Grains Research and Development

Date: 01.12.2004

Going nuts over energy options

Aaron Edmonds

WA graingrower and 2002 Nuffield Scholar Aaron Edmonds (left) reflects on the challenges and opportunities presented by rising oil prices, plus a home-grown energy option for Australian farms.

The single biggest worry in the world of agricultural production is that our farming systems have evolved with the assumption that oil will always be cheap. Vast amounts of energy are required to produce nitrogenous fertiliser and pesticides. It takes the energy from roughly one litre of oil to produce one kilogram of urea.

One must therefore appreciate that rises in the cost of energy will lead directly to inflationary pressures on the price of nitrogenous fertilisers.

This will impact tremendously on the profitability of nitrogen-hungry crops such as wheat and canola. Our most profitable crops are in danger of becoming our least profitable.

The three major areas in which agriculture has unacceptable exposure to rising oil prices are in fertilisers, herbicides/pesticides and diesel.

The challenge and opportunity for agriculture is to manage all three areas.

Some would argue that nitrogen based fertilisers are not needed in legume-based systems where nitrogen is biologically produced.

The lupin in particular is the most widely adapted legume in Australia and breeding work is urgently needed to add value to this grain. Ultimately lupins will need higher oil content because all our current oilseed crops have high nitrogen requirements.

Australia does not have a legume that is also an oilseed, so it is worth bearing in mind that our greatest risk from rising oil prices could also be our greatest opportunity.

Herbicides and pesticides are produced through complex and energy expensive industrial processes. As our crops have been bred to focus almost completely on yield and not on traits that allow them to tolerate and compete with pests and weeds, the grains industry has ensured productivity is linked to high chemical inputs.

This effectively means that the energy required for pest and disease control in the plant is ultimately sourced from fossil fuels.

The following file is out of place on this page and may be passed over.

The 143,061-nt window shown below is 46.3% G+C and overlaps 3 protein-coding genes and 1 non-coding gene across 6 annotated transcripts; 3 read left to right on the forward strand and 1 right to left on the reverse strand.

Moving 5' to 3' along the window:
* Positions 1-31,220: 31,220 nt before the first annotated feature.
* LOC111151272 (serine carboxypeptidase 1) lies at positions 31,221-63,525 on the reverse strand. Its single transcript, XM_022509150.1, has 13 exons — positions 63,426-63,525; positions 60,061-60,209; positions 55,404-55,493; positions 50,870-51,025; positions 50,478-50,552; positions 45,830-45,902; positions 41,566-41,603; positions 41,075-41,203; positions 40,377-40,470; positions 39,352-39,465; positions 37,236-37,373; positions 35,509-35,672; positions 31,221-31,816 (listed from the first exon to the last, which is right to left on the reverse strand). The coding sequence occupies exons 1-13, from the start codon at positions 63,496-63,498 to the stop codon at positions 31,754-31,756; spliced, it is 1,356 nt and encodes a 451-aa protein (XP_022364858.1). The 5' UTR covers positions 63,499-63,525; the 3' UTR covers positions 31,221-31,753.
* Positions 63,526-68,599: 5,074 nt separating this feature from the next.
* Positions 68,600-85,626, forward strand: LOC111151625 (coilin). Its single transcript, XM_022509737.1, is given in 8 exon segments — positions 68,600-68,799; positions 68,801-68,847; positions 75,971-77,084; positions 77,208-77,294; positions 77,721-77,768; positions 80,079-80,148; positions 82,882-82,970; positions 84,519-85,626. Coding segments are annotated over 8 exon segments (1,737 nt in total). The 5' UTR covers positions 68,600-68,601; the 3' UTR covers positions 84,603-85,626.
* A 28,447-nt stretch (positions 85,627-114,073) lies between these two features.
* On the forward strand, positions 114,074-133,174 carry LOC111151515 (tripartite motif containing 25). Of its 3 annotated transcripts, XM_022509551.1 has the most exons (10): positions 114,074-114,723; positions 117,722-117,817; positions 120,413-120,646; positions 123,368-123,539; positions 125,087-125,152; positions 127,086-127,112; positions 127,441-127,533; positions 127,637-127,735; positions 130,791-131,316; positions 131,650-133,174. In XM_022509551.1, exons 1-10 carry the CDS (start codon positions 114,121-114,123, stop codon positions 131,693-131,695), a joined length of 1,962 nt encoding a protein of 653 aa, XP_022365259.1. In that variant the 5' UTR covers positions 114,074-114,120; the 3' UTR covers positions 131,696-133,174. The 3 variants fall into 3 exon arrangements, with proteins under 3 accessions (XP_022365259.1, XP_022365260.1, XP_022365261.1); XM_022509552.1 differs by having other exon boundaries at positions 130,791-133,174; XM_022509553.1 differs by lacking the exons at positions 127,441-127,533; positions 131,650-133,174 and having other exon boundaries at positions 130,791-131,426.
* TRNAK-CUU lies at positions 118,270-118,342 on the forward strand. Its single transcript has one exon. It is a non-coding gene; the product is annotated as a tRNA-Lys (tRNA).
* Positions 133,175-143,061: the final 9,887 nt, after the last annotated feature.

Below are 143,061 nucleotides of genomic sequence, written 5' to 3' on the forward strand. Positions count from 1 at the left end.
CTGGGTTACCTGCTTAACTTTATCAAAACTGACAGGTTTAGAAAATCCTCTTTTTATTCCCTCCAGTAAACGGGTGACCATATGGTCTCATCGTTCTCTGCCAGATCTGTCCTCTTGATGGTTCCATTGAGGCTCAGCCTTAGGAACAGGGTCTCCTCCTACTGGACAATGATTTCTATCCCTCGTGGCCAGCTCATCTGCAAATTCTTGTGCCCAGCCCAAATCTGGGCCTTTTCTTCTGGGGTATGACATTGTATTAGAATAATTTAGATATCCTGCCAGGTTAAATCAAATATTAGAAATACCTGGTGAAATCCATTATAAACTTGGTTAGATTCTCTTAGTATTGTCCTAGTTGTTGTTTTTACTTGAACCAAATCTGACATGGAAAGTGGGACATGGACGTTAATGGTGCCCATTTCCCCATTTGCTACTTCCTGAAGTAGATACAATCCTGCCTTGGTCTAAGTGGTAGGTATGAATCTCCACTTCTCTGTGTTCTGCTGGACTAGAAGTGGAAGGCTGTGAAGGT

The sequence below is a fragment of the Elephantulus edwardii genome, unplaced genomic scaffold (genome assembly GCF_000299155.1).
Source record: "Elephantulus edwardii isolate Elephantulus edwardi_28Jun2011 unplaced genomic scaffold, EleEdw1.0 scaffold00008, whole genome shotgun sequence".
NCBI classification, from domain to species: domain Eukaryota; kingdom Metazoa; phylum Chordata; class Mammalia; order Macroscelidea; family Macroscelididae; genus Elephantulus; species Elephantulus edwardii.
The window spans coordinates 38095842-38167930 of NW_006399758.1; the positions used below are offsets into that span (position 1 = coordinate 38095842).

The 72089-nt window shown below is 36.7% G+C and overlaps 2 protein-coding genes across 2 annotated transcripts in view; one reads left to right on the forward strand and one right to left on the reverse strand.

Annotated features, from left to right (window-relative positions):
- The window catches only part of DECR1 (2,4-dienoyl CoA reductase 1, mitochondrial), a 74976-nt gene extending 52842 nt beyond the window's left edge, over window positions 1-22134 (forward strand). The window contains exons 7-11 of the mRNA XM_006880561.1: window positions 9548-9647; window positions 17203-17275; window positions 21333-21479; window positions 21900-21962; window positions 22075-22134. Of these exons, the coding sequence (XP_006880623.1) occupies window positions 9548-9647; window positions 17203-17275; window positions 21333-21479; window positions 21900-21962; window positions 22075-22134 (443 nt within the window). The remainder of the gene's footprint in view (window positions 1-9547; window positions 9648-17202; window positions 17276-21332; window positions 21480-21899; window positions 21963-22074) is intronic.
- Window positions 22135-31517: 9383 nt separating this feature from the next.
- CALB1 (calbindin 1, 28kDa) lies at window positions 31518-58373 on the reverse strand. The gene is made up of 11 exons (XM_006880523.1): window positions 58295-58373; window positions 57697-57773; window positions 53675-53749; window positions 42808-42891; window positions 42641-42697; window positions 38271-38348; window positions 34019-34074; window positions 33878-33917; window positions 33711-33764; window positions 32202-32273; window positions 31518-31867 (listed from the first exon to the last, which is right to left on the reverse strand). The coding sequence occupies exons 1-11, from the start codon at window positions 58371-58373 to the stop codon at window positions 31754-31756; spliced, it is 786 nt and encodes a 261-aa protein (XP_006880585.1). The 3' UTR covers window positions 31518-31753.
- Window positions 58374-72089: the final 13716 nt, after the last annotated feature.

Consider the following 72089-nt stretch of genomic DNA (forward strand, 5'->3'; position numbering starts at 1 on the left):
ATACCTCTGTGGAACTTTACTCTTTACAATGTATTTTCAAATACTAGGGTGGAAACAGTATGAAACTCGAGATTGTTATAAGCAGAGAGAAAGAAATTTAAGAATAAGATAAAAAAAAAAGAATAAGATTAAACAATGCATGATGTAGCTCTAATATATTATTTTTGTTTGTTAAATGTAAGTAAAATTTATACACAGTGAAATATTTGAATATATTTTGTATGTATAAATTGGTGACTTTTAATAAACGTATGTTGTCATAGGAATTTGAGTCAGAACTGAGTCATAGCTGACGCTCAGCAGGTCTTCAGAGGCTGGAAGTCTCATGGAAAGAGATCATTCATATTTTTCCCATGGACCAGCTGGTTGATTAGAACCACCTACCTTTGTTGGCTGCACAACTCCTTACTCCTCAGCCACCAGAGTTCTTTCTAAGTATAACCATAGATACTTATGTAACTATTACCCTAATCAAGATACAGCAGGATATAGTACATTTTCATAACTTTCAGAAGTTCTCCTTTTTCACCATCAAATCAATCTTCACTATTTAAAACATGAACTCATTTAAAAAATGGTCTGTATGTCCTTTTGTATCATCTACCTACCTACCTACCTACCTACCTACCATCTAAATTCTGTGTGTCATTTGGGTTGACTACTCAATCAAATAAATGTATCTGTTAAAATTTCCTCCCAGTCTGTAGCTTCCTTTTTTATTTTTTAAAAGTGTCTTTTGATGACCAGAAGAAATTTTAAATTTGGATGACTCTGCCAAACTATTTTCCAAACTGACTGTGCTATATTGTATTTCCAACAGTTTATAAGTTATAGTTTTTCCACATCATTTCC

However, the wild plants and wild relatives of our commercialised crops have developed unique means to survive pests and compete with other species. This is where the area of transgenics offers agriculture the ability to re-arm our crops with the necessary genetics to begin doing the work our herbicides and pesticides currently do.

Diesel use is a fact of life in food production, but there are still more energy/fuel savings that industry can strive to achieve.

All agricultural grain crops are annuals and so require replanting each year. But what if they were perennial and effectively allowed producers to get two, three or many more harvests from the one establishment?

Examples of successful work in this area are in Alberta in Canada, where the world"s first perennial cereal rye is set to be released this coming season.

Perennials allow for gains in nitrogen use efficiencies and also increased water use efficiencies and effectively buffer the rough edges out of extreme seasons.

They can also out-compete annual weeds and have higher tolerances to pests as system ecologies evolve.

So, we have established that we need to be largely legume-based, perennial based, produce a protein-rich oilseed and not be transgenically altered (given the political, rather than scientific, stance taken by state governments).

Could one answer lie with an Australian native? From work we have already done, the answer is a clear yes.

Australian sandalwood is a unique native tree crop highly adapted to Australian conditions. The tree produces nuts that are high in oil (60 percent) and protein (18 percent) with the kernel oil being largely the healthy monounsaturated oil (55 percent). It requires no nitrogen fertiliser and has the potential to become an important, valuable oilseed.

Trials for this dryland tree crop are under way at our property east of Calingiri in the WA wheatbelt. We have been selecting, from bought seed, for large seeds and now have varieties whose nuts are as big as a 20-cent piece. Four-year-old trees are yielding well in excess of 1kg of nuts per tree, with this yield set to increase as the trees grow.

A planting density of 600 trees/hectare in a 350mm rainfall zone, could lead to a per hectare yield of about 600kg - and the trees would be expected to produce for at least 100 years.

The major energy cost in this system is weed control and harvesting; still significantly well below that of wheat production.

Plantings will continue because we have realised we are quite probably becoming the first broadacre grain producers to achieve significant energy efficiencies in food production.

Poorer soil types such as sands over gravel and areas prone to frost are being targeted first. These are the areas where energy investments in the form of fertiliser and herbicides are generally the highest.

Oilseed crops are essential to the future farm landscape, allowing farmers to profit from the energy market and also to achieve energy self-sufficiency in food production. Australian society, unbeknown to them, will benefit greatly from this realisation should we eventually get there.

Research priorities in the Australian grains industry need to sharply refocus back on to legumes - more specifically, though, on leguminous oilseeds, for it is these crops that will be the most important going ahead into uncertain times.

For more information: Aaron Edmonds,